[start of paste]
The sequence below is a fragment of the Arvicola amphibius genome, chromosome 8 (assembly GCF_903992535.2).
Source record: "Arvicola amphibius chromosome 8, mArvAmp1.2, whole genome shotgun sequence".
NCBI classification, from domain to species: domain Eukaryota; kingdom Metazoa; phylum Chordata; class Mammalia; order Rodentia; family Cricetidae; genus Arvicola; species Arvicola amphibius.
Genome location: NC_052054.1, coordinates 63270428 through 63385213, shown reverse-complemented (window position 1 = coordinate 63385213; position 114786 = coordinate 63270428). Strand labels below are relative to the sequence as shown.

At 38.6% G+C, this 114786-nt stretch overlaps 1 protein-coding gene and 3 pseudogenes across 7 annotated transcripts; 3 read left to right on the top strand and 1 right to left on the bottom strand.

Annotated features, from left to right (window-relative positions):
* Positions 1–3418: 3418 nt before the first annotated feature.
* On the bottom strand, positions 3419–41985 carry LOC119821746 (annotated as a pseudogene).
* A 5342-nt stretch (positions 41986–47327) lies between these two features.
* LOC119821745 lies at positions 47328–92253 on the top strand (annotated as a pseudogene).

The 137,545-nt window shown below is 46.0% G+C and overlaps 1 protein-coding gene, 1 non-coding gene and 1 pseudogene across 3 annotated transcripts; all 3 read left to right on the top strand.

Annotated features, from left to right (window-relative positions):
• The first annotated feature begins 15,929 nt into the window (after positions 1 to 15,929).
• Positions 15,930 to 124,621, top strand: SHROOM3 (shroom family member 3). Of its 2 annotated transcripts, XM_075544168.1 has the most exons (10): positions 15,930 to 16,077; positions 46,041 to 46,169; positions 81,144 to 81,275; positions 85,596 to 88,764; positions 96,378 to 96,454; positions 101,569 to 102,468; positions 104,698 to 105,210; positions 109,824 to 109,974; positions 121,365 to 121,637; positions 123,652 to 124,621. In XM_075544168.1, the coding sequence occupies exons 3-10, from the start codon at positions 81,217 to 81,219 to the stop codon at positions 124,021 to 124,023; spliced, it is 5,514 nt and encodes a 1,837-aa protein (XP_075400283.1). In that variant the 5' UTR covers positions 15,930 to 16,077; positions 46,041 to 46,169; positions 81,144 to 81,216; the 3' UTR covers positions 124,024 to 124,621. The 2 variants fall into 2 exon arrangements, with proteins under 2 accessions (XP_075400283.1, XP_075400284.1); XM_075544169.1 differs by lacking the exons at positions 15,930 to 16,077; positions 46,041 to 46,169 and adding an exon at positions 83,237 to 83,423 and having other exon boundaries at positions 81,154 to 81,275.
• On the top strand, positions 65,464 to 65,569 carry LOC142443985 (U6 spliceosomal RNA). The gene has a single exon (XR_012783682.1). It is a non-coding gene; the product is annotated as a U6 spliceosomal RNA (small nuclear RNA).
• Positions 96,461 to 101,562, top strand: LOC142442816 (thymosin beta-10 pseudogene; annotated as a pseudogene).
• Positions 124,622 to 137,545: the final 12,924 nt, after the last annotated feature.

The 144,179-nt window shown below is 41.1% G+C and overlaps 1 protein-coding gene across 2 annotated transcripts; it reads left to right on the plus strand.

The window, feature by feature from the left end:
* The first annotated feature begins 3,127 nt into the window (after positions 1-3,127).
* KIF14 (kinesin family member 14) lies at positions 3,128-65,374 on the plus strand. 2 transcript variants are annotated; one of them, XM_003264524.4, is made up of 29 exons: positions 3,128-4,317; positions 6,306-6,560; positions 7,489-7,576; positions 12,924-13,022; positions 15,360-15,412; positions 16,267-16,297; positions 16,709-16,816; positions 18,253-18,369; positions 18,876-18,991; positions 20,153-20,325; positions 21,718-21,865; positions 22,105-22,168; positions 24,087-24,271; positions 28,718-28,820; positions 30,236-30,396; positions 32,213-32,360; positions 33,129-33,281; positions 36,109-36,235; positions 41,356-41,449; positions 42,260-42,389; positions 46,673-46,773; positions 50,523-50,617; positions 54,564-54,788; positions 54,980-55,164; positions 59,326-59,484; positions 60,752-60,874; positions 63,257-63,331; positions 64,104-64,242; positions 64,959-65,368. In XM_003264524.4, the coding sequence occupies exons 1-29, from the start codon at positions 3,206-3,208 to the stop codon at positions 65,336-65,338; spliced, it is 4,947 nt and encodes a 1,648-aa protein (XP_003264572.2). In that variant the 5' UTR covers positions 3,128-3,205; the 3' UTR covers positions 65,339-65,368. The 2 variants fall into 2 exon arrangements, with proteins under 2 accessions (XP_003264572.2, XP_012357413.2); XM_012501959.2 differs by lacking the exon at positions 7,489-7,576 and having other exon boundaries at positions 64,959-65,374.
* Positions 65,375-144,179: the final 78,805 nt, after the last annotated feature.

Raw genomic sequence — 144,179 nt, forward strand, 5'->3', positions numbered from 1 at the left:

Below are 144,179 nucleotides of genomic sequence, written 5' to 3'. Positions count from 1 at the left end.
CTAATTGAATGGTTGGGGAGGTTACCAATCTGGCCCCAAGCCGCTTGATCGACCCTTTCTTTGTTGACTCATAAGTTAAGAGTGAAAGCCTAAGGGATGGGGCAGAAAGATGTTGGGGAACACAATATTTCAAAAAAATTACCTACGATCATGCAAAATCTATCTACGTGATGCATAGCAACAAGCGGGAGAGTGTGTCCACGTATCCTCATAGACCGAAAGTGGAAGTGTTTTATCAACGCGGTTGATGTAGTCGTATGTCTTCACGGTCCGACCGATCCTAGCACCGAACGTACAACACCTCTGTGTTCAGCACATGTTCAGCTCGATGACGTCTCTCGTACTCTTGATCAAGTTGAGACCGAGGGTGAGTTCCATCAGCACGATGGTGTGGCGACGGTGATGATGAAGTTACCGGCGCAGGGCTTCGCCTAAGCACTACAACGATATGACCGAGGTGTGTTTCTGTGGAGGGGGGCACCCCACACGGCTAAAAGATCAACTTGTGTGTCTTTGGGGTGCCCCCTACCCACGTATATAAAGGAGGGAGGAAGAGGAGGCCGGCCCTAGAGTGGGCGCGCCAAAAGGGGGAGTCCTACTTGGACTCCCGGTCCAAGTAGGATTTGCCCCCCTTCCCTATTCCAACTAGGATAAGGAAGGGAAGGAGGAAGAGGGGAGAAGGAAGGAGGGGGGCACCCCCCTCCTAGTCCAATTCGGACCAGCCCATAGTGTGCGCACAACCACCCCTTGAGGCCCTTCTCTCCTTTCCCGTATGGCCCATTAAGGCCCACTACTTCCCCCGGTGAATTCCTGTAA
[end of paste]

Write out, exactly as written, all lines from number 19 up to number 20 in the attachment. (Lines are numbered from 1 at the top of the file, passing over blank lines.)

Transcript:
The window, feature by feature from the left end:
* The first annotated feature begins 3,127 nt into the window (after positions 1-3,127).